WASHINGTON ― President-elect Donald Trump likes sending mean tweets that single out auto companies for not making vehicles in the United States, but there is no such thing as a completely American-made car.
While there are many cars that are ultimately assembled in the U.S., none are composed entirely of American-made parts, thanks to supply chains that go back and forth across national borders.
Federal law requires automakers to disclose the percentage of North American content in a vehicle. The most “American” cars, according to the government’s data for 2016, are the Chevrolet Traverse, the GMC Acadia and the Honda Accord, each of which scored 80 percent.
“When was the last car produced that was 100 percent made in America? it might have been the Model T,” said Frank DuBois, a supply chain expert and professor at American University’s Kogod School of Business. “Nothing is 100 percent made in America.”
Trump has picked on automakers as high-profile examples of firms shifting production to other countries instead of keeping it all in the U.S., a phenomenon Trump blamed on trade deals like the North American Free Trade Agreement. But the various components of cars and trucks come from all over the place ― it’s not as simple as “made in the USA” or “not made in the USA.” For instance, you could buy an ostensibly Japanese Honda CR-V that was assembled in Mexico with 70 percent American parts.
Along with a percentage, the National Highway Traffic Safety Administration data indicates the country where vehicles are assembled and the country of origin for the engine and the transmission. Federal law requires manufacturers to stick the info on a label for the benefit of car shoppers.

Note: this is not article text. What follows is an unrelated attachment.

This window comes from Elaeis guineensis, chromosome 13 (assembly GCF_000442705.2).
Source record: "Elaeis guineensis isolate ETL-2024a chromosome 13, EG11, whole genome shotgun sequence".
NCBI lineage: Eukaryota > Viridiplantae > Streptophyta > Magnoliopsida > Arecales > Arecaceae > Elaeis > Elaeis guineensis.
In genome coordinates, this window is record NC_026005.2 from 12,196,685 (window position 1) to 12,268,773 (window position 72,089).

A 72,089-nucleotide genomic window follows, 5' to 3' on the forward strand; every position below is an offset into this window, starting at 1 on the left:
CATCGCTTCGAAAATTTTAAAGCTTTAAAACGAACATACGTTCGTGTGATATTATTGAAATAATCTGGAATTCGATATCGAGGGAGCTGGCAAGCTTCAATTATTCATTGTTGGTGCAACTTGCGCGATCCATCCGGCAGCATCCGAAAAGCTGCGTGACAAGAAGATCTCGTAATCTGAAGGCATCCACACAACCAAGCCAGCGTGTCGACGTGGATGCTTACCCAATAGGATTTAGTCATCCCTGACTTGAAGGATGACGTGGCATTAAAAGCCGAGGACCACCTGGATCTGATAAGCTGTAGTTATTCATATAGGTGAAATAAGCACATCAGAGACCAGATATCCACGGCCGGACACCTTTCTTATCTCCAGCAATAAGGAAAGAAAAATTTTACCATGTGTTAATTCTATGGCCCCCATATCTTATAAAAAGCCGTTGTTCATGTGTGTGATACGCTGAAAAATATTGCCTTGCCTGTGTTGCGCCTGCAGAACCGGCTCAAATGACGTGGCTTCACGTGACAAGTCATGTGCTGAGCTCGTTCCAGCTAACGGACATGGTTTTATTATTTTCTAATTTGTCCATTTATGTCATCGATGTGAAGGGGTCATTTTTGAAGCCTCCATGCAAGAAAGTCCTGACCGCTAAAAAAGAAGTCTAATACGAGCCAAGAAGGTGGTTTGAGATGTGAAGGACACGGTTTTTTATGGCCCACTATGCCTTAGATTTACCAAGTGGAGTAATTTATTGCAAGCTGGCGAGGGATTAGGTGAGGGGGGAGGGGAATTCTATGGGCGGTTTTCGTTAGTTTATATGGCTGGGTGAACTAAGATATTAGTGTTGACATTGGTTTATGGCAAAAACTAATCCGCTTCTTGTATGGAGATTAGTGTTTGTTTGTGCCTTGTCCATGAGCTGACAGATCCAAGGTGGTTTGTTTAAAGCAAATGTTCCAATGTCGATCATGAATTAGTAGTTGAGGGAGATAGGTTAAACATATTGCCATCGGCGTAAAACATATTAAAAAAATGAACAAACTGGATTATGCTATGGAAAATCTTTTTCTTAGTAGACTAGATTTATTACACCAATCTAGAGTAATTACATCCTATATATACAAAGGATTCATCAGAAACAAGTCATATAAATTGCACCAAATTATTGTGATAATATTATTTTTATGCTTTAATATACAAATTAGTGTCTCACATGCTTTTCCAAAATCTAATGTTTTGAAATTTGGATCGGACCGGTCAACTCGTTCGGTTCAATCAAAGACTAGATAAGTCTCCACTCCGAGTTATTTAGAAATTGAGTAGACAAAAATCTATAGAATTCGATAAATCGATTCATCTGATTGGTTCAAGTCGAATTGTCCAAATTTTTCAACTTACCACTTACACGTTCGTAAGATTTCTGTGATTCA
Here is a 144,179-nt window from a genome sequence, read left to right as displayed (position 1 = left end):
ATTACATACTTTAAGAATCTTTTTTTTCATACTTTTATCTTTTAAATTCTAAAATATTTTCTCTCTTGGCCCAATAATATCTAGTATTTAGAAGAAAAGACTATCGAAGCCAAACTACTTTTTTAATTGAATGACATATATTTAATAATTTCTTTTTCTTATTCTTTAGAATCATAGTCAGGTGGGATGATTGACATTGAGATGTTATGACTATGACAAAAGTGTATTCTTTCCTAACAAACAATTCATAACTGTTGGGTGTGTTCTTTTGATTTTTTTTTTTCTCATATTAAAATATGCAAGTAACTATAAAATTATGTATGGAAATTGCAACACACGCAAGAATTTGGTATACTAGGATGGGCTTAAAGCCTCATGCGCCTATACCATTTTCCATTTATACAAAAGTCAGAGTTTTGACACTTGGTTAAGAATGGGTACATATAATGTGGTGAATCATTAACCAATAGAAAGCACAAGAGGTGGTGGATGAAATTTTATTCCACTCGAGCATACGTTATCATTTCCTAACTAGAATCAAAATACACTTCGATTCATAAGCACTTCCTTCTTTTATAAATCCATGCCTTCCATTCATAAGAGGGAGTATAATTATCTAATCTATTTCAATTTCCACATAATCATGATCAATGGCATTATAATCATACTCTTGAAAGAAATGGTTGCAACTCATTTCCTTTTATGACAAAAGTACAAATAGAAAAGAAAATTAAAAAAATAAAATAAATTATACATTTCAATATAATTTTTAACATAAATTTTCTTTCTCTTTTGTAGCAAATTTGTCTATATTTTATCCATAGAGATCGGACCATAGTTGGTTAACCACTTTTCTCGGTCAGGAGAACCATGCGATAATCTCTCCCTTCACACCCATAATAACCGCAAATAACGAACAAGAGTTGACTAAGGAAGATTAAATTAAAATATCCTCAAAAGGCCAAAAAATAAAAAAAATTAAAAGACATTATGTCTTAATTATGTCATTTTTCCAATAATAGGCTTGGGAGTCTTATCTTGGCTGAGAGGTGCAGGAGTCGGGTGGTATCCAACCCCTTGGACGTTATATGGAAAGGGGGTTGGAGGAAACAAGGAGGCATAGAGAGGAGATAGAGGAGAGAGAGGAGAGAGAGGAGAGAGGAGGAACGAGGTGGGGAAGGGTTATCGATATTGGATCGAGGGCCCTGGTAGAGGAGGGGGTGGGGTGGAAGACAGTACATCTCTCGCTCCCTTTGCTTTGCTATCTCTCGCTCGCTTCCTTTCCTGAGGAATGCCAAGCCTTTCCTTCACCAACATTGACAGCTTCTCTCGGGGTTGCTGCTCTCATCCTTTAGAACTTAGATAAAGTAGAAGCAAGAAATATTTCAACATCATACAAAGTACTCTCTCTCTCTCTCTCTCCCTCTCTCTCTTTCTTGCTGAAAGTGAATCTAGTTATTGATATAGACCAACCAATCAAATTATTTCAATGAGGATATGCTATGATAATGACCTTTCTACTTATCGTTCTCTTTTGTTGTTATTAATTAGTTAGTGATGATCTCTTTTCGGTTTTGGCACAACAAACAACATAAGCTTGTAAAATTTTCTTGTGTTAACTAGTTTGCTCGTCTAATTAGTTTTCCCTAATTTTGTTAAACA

DuBois said the federal car content info has some shortcomings, including that it lets automakers round up and even count Canadian parts as American. So DuBois puts out his own list, which builds on the federal data and is called the Kogod Made in America Auto Index.
Because it includes criteria on the location of a vehicle’s development and its company’s corporate headquarters, the Kogod list gives the Honda Accord a lower rank in favor of autos made by American companies. Three GM vehicles share the top spot: the Buick Enclave, the Chevy Traverse and the GMC Acadia.
This week, Donald Trump attacked GM and Toyota on Twitter for making certain cars abroad, but the president-elect flubbed facts in each case. On Tuesday he chided GM for selling a Mexican-made version of the Chevy Cruze in the U.S., even though the vast majority of Cruzes sold here last year were made in Ohio. The car scores about 60 percent on both the government and DuBois’ lists.
On Thursday Trump blasted Toyota for allegedly building a Corolla plant in Baja, Mexico. The new plant will actually be in Guanajuato; the company announced the move in 2015 and said it was shifting production to Mexico from Canada, not the U.S.
“Toyota has been part of the cultural fabric in the U.S. for nearly 60 years,” the company said this week. “Production volume or employment in the U.S. will not decrease as a result of our new plant in Guanajuato, Mexico announced in April 2015.”